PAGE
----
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Gallery Games for Caregivers and Educators

Gallery Games for Caregivers and Educators

Playing Gallery Games is a great way to make viewing art a fun and engaging process for children and can help foster visual literacy skills. Many of these games can be played one-on-one as well as in a group. Try playing them while viewing art in person, reproduced in books, or in an online exhibition. 

All Ages 

Shape Detective
Notice and draw the shapes and symbols you see in an artwork on small cards. Children can work alone or in pairs to find shapes in the artwork. For younger children, this activity can be done as a large group to find simple geometric shapes, such as circles and triangles. 

Line Hunt
Notice and draw specific lines from the artwork on small cards. Children can work alone or in pairs. Ask a volunteer to act out his or her line through body movement while the rest of the group tries to figure out which line in the artwork is being represented. 

Painting in Action
An artist (one of the children) arranges the other children to become the artwork. Childrenuse their bodies to become lines, shapes, colours, as well as objects in the work like rocks, trees, buildings and figures. The artist can guide them to where they need to stand and make suggestions for how to move their body. This is a great activity to learn about space in a painting, like the foreground, middle-ground, and background. 

Ages 6-9 

ArtWord
A caregiver or educator writes descriptive words on small cards, one word per card. Some descriptive words examples are smooth, rough, warm, gloomy, bounce, surprise, lonely, etc.  Have children choose one card from the pile and try to find a piece of artwork that best matches their word. Encourage them to explain their choice. 

What will you choose?
Divide children into groups and assign a space to each group of children. For example, laundromat, grocery store, school, museum, kitchen, office, restaurant, library, hospital, etc. Each group then must choose five pieces of artwork that they believe would best fit in their assigned space. For example, a group assigned “kitchen” might choose a painting of a bowl of fruit. The group presents their choices and explains why those were chosen above the others.  

Amazing Shrink Machine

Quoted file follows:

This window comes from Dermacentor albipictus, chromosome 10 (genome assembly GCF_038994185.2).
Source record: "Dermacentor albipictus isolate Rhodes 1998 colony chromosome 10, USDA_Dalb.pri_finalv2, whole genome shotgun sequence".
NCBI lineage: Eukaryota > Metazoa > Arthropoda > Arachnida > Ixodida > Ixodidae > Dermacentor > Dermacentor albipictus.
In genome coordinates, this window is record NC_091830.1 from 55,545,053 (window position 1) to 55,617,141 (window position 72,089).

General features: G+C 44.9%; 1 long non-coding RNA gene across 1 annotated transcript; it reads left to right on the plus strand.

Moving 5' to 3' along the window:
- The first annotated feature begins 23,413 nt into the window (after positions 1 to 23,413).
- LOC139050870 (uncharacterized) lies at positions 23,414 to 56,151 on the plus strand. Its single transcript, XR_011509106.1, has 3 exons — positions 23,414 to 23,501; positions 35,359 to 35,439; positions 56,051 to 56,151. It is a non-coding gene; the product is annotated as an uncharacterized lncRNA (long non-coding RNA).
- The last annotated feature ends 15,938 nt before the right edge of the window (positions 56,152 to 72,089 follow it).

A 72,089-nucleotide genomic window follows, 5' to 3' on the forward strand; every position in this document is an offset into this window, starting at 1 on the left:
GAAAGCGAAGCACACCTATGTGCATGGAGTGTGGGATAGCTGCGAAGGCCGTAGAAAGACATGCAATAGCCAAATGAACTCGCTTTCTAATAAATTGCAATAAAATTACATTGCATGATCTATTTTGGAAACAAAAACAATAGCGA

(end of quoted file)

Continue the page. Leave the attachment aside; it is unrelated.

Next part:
Imagine shrinking down to the size of your thumb. You are now able to enter right into the artwork. Where would you enter the picture? Where would you travel? How far could you go?  What would get in your way? What sounds can you hear? What can you taste? What can you smell? 

Art Charades
A child chooses an artwork without telling the group which one. Without speaking, they describe the artwork (lines, shapes, colours, and objects) through movements and actions. The rest of the group tries to guess the work. 

Older Children and Teens (9 – 17) 

Elimination
Imagine that the next place this group of artworks will be exhibited is very small and one of the artworks must be removed. Which one would you choose and why? Be prepared to defend your choice and explain your reasoning.  

Personal Taste
Choose one of the artworks that would appeal to each of the following characters and describe why it would attract them: an elephant, a mosquito, a dancer, a baby, or a teacher. 

Curator Game
Ask children if they know what a curator is. Explain the job of a curator, which is to select and defend artworks to be exhibited in a gallery. In small teams, children are assigned a work of art (or to be more challenging, they choose one they already like). Children then place themselves in the role of the curator and write down some positive statements about the artwork and a statement on why it is included in the gallery. 

 

The 33rd annual Children’s Art Exhibition, created by students at Wildflower Arts Centre and North Mount Pleasant Arts Centre, is online at the Calgary Public Library! Enjoy art created by nearly 100 students, ages 3 to 17, in sculpture, drawing, and mixed media. 

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